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J Exp Biol. 2000 Jan;203(Pt 2):221-7.

Time of contact and step length: the effect of limb length, running speed, load carrying and incline.

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  • 1Equine Research Center and Department of Biological Sciences and Department of Animal and Veterinary Sciences, California State Polytechnic University, Pomona, CA 91768, USA. dfhoyt@csupomona.edu

Abstract

Using published values for twelve species of birds and mammals, we investigated the effects of limb length and running speed on time of contact and step length. In addition, we measured the time of contact in horses trotting up a 10 % incline and when carrying a load averaging 19 % of their body mass. From these values, we calculated stride period and step length. Our analysis of the interspecific data yielded the following relationship between time of contact (t(c) in s) and leg length (L in m) and running speed (v in m s(-)(1)): t(c)=0.80L(0.84)/v(0.87) (r(2)=0.97). Both exponents in this relationship are significantly different from 1.0, indicating that step length increases with speed and that small species use a step length that, relative to their leg length, is longer than the relative step length used by larger species. Time of contact increased when a horse carried a load but not when it trotted up an incline.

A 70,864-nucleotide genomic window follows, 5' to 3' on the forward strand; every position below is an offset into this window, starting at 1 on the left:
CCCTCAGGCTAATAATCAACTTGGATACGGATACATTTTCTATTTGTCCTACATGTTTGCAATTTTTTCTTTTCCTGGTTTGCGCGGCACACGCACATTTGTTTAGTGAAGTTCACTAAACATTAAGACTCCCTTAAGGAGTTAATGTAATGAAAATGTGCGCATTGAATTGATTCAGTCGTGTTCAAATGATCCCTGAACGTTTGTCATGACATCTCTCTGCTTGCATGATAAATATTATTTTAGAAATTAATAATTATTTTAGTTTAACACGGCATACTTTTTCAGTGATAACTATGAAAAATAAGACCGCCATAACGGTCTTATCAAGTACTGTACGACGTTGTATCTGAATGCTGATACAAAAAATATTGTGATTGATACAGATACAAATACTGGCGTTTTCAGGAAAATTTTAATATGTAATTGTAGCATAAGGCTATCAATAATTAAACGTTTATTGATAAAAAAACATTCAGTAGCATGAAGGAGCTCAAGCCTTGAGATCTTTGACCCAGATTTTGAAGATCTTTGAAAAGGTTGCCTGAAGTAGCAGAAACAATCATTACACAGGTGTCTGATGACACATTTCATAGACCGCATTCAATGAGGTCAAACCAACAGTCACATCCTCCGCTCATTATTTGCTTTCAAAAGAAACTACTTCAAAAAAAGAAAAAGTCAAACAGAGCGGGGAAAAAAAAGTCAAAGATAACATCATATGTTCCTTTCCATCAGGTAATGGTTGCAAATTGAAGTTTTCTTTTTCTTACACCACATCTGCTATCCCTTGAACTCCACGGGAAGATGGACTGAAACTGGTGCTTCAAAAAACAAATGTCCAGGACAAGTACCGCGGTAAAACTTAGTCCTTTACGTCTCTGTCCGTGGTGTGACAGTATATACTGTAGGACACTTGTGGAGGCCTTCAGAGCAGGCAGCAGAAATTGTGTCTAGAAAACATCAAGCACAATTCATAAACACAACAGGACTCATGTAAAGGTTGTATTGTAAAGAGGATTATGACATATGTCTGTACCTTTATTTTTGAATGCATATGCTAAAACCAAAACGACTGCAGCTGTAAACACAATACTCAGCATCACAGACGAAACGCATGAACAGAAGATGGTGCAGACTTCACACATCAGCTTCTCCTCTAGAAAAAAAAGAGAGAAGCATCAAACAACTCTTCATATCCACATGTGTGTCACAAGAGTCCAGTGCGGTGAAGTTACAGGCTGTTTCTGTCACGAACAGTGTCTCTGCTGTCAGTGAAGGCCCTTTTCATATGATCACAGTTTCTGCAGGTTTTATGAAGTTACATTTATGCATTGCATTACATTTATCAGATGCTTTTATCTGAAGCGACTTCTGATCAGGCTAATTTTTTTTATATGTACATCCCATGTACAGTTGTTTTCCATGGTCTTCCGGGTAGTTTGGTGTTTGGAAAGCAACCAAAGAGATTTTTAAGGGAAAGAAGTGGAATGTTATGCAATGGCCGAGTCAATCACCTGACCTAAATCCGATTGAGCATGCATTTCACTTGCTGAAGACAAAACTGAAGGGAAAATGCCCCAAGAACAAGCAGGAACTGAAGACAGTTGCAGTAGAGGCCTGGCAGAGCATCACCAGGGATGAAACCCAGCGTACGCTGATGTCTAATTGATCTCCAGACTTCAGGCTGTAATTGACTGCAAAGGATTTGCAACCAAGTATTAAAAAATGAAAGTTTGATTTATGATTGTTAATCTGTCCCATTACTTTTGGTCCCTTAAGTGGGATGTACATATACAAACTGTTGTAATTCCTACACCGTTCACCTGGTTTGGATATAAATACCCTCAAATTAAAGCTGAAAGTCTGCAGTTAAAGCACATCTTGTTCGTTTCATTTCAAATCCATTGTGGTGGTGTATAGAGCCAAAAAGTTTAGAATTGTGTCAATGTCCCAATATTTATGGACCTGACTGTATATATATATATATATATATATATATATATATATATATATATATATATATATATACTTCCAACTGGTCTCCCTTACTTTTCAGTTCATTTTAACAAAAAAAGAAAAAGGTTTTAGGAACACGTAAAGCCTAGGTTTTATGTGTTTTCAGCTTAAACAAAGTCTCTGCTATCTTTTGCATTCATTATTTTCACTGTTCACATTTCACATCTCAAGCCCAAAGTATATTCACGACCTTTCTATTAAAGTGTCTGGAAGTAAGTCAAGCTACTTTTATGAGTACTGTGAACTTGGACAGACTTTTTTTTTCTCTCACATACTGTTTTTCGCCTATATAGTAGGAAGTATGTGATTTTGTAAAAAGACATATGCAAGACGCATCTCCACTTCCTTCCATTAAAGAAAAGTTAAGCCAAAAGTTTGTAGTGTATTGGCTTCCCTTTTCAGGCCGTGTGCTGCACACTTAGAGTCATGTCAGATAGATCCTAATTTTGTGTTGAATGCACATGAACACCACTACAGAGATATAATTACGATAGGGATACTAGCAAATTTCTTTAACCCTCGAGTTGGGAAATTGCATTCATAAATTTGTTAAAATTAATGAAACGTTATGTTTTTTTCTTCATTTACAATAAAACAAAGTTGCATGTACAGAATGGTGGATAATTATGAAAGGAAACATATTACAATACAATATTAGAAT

PMID:
10607532
[PubMed - indexed for MEDLINE]
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